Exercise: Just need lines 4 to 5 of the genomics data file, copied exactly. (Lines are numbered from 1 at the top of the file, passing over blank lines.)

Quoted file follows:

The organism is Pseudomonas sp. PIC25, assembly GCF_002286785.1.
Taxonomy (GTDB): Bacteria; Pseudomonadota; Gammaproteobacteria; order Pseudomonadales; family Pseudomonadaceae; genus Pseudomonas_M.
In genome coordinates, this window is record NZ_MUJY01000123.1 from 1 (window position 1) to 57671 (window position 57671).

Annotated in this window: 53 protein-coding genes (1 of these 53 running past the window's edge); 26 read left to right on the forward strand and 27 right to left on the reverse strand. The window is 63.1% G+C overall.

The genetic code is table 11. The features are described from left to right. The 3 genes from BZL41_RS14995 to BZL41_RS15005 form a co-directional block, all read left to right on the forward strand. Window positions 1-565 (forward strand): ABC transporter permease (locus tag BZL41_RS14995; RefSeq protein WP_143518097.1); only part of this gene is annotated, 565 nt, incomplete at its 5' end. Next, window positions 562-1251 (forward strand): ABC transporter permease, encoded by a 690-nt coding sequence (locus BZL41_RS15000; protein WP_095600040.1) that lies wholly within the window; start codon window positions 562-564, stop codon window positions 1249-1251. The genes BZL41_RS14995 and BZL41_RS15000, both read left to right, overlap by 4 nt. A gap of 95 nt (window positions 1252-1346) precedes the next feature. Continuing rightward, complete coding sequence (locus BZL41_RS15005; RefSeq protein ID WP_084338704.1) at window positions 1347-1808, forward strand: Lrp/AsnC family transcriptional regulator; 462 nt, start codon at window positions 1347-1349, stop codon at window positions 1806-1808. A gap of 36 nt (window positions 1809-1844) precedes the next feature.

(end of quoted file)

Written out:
Annotated in this window: 53 protein-coding genes (1 of these 53 running past the window's edge); 26 read left to right on the forward strand and 27 right to left on the reverse strand. The window is 63.1% G+C overall.

The genetic code is table 11. The features are described from left to right. The 3 genes from BZL41_RS14995 to BZL41_RS15005 form a co-directional block, all read left to right on the forward strand. Window positions 1-565 (forward strand): ABC transporter permease (locus tag BZL41_RS14995; RefSeq protein WP_143518097.1); only part of this gene is annotated, 565 nt, incomplete at its 5' end. Next, window positions 562-1251 (forward strand): ABC transporter permease, encoded by a 690-nt coding sequence (locus BZL41_RS15000; protein WP_095600040.1) that lies wholly within the window; start codon window positions 562-564, stop codon window positions 1249-1251. The genes BZL41_RS14995 and BZL41_RS15000, both read left to right, overlap by 4 nt. A gap of 95 nt (window positions 1252-1346) precedes the next feature. Continuing rightward, complete coding sequence (locus BZL41_RS15005; RefSeq protein ID WP_084338704.1) at window positions 1347-1808, forward strand: Lrp/AsnC family transcriptional regulator; 462 nt, start codon at window positions 1347-1349, stop codon at window positions 1806-1808. A gap of 36 nt (window positions 1809-1844) precedes the next feature.